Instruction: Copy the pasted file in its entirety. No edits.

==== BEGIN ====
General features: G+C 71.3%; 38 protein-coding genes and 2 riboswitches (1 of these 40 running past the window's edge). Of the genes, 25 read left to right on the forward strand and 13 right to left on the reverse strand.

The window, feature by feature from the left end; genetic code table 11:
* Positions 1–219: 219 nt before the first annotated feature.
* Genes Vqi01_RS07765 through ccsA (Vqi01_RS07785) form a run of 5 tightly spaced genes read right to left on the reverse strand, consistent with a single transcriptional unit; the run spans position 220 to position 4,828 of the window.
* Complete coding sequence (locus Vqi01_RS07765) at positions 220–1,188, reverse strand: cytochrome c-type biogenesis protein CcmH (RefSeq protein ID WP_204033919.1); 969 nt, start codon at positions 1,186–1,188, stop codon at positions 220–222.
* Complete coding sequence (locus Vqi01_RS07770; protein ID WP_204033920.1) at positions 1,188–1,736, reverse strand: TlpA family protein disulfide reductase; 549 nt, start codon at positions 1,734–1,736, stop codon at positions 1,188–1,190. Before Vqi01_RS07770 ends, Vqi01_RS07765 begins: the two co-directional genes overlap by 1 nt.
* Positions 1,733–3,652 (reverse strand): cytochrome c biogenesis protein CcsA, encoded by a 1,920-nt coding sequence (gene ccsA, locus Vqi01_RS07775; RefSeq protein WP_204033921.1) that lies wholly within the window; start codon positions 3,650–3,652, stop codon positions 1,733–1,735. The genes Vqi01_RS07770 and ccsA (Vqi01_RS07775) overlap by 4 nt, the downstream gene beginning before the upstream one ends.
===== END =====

General features: G+C 71.3%; 38 protein-coding genes and 2 riboswitches (1 of these 40 running past the window's edge). Of the genes, 25 read left to right on the forward strand and 13 right to left on the reverse strand.

The window, feature by feature from the left end; genetic code table 11:
* Positions 1–219: 219 nt before the first annotated feature.
* Genes Vqi01_RS07765 through ccsA (Vqi01_RS07785) form a run of 5 tightly spaced genes read right to left on the reverse strand, consistent with a single transcriptional unit; the run spans position 220 to position 4,828 of the window.
* Complete coding sequence (locus Vqi01_RS07765) at positions 220–1,188, reverse strand: cytochrome c-type biogenesis protein CcmH (RefSeq protein ID WP_204033919.1); 969 nt, start codon at positions 1,186–1,188, stop codon at positions 220–222.
* Complete coding sequence (locus Vqi01_RS07770; protein ID WP_204033920.1) at positions 1,188–1,736, reverse strand: TlpA family protein disulfide reductase; 549 nt, start codon at positions 1,734–1,736, stop codon at positions 1,188–1,190. Before Vqi01_RS07770 ends, Vqi01_RS07765 begins: the two co-directional genes overlap by 1 nt.
* Positions 1,733–3,652 (reverse strand): cytochrome c biogenesis protein CcsA, encoded by a 1,920-nt coding sequence (gene ccsA, locus Vqi01_RS07775; RefSeq protein WP_204033921.1) that lies wholly within the window; start codon positions 3,650–3,652, stop codon positions 1,733–1,735. The genes Vqi01_RS07770 and ccsA (Vqi01_RS07775) overlap by 4 nt, the downstream gene beginning before the upstream one ends.